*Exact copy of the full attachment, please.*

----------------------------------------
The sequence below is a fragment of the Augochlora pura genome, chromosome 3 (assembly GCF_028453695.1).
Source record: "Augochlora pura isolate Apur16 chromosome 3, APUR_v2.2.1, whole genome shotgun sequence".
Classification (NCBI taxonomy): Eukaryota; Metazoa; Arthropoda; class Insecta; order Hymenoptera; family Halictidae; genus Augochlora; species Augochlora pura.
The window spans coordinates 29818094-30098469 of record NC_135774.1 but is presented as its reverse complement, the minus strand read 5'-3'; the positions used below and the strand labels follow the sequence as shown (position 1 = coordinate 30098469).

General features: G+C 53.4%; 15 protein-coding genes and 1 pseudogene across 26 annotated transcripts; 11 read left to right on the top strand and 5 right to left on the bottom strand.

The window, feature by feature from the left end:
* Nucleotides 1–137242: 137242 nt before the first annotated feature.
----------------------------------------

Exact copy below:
The sequence below is a fragment of the Augochlora pura genome, chromosome 3 (assembly GCF_028453695.1).
Source record: "Augochlora pura isolate Apur16 chromosome 3, APUR_v2.2.1, whole genome shotgun sequence".
Classification (NCBI taxonomy): Eukaryota; Metazoa; Arthropoda; class Insecta; order Hymenoptera; family Halictidae; genus Augochlora; species Augochlora pura.
The window spans coordinates 29818094-30098469 of record NC_135774.1 but is presented as its reverse complement, the minus strand read 5'-3'; the positions used below and the strand labels follow the sequence as shown (position 1 = coordinate 30098469).

General features: G+C 53.4%; 15 protein-coding genes and 1 pseudogene across 26 annotated transcripts; 11 read left to right on the top strand and 5 right to left on the bottom strand.

The window, feature by feature from the left end:
* Nucleotides 1–137242: 137242 nt before the first annotated feature.